US 20050008198 A1
A system for determining a key frame of an image sequence wherein the key frame includes the clearest image of the face of a person from the image sequence, the system included an image input means for receiving the image sequence of the person and a processing means for identifying the face of the person in each frame of the image sequence and then determining which frame is the clearest image of the persons face.
1. A system for determining a key frame of an image sequence wherein said key frame includes a clearest image of a face of a person from said image sequence, said system including:
an image input means for receiving the image sequence of the person; and
a processing means for identifying the face of the person in each frame of the image sequence and then determining which frame is the clearest image of the persons face.
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analysing the frame to identify a possible region for the face;
scanning the region to find the most likely position of the face; and
analysing the face to determine a clearest value.
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Clearest Value=w1×structural completeness+w2×contrast value+w3×symmetry value
wherein w1, w2 and w3 are predefined constants.
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The present invention generally relates to digital video imaging systems. More particularly, the present invention relates to a method and apparatus which uses real-time image processing, video processing, video image analysis, video indexing and pattern recognition techniques to interpret and use video information.
With the growth and popularity of multimedia computing technologies, users are able to store greater amounts of information and retrieve data more quickly than ever before. Advances in data compression, storage, and telecommunications have enabled video to become an important data type for the future. However, it is not enough to simply store and play back complete video data as in commercial video-on-demand services. Given so much video collections, how we effectively organise, retrieve and use information from these sources is what this present invention is addressing.
Nowadays, with the development of video server technologies, calling up video clips stored on a video server is as simple as calling up word documents on a word processor, or doing a term search on an Internet search engine with a browser. However, unlike a word document, which may be indexed and accurately retrieved by key words, the time-dependent nature of video makes it very difficult to manage. Much of the vast quantity of video containing valuable information remains unindexed. This is because whereas the textual information may be readily parsed into discrete words, that can each be compared with predefined key words on a character-by-character basis; video information is far too rich and complex to be similarly parsed. Some existing video indexing systems require operators to view the entire video packages and to assign index means (text, image, or voice) manually to each of its scenes. Obviously, this approach is not feasible considering the abundance of unindexed videos and the lack of sufficient manpower and time. As a result, many automatic and semi-automatic methods were developed to extract information that describes contents of the recorded video material. These methods can be divided into three categories.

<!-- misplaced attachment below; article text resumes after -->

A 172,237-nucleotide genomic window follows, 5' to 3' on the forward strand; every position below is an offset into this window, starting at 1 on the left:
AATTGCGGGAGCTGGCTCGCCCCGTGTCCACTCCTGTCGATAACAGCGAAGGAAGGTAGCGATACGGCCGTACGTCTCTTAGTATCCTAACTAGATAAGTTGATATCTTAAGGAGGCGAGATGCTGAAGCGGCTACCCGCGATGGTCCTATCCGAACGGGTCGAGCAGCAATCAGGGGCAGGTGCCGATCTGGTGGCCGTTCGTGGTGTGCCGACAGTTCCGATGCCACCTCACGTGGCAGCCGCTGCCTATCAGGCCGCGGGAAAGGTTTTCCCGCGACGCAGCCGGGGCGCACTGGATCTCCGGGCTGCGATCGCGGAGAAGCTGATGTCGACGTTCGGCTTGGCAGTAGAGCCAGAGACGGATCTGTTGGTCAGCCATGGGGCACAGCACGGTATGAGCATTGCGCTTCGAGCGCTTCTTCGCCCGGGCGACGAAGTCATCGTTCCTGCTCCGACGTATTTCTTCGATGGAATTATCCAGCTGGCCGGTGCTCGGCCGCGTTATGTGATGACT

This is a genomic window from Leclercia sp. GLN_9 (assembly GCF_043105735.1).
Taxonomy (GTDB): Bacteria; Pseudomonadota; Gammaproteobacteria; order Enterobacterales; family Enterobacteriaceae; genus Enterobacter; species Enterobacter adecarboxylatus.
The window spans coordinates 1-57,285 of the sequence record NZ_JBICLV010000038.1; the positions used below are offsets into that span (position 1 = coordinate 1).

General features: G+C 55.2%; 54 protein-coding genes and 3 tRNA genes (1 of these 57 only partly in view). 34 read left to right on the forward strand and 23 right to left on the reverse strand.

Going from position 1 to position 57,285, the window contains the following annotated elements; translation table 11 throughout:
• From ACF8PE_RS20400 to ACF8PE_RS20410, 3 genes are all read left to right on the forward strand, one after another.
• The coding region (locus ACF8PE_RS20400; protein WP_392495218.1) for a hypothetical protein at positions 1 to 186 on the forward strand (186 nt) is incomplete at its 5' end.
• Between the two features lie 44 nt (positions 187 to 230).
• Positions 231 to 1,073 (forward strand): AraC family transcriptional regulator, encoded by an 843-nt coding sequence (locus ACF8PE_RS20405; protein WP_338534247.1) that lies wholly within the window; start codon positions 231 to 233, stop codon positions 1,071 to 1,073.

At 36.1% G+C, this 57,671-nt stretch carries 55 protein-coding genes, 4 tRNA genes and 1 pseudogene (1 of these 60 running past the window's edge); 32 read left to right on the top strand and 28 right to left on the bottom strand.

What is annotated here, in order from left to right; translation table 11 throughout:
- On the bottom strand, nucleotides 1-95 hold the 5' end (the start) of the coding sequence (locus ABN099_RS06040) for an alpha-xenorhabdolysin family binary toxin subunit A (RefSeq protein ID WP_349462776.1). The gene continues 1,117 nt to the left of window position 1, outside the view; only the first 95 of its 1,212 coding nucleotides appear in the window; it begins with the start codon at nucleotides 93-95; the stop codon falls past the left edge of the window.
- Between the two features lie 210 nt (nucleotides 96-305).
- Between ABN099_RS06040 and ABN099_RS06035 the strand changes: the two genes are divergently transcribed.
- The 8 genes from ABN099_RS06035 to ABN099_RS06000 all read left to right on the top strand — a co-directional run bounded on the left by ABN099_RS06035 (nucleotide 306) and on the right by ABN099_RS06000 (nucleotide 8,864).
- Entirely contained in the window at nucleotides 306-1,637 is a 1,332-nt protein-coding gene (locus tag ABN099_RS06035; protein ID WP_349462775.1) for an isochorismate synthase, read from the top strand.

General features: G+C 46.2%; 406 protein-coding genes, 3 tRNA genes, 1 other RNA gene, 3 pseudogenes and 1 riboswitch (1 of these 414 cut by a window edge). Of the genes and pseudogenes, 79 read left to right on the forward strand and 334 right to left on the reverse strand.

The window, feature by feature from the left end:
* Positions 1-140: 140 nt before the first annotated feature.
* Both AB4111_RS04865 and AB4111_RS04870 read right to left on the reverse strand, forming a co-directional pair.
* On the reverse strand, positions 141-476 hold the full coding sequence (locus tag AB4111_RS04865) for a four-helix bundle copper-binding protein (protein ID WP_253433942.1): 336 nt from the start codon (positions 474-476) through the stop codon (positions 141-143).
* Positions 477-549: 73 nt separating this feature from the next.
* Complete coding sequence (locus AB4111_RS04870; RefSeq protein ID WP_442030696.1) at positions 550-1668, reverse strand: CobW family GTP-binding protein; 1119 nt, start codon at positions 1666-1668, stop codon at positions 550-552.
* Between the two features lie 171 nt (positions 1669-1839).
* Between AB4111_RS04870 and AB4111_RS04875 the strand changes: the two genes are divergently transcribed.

The first category extracts text information from audio-video contents and uses them as indexes. This technique will look at the textual representation derived from annotations, generated transcript, accompanying notes or from the closed captioning that might be available on broadcast material. Examples include the project conducted by Huiping Li and David Doermann of the laboratory of Language and Media Processing at the University of Maryland. In their project, time-varying text information is extracted and tracked in digital video for indexing and retrieval. The product “Video Gateway” developed by Pictron is also able to extract closed captions from digital video as text indexes.
The second category uses image/video analysis techniques and extracts key frames when appropriate. Methods of this category are used in two ways. In the first way, scene breaks are identified and static frames are selected as representatives of a scene. Examples include: U.S. Pat. No. 5,635,982, U.S. Pat. No. 6,137,544, U.S. Pat. No. 5,767,922, “Automatic Video Indexing and Full-Video Search for Object Appearances” (A. Nagasaka & Y. Tanaka, Proc. 2nd Working Conf. on Visual Database Systems, Budapest, 1991, pp. 119-133), and “Video Handling Based on Structured Information for Hypermedia Systems” (Y. Tonomura, Proc. Int'l Conf. on Multimedia Information Systems, Singapore, 1991, pp. 333-344). In the second way, specific images are identified as key frames according to some predefined criteria. The criteria may include pre-stored reference database, key features, or priori models. One example is the work performed by Gong et al. (Y. Gong et al. Automatic Parsing of TV Soccer Programs, The 2nd ACM International Conference on Multimedia Computing, pp. 167-174, May 1995).
The last category analyses speeches in video data and uses the recognized speeches as indexes. U.S. Pat. No. 5,828,809 describes a method and apparatus to automatically index the locations of specified events on a video tape. In this patent, a speech detection algorithm locates specific words in the audio portion data of the video tape. Locations where the specific words are found are passed to the video analysis algorithm for further processing.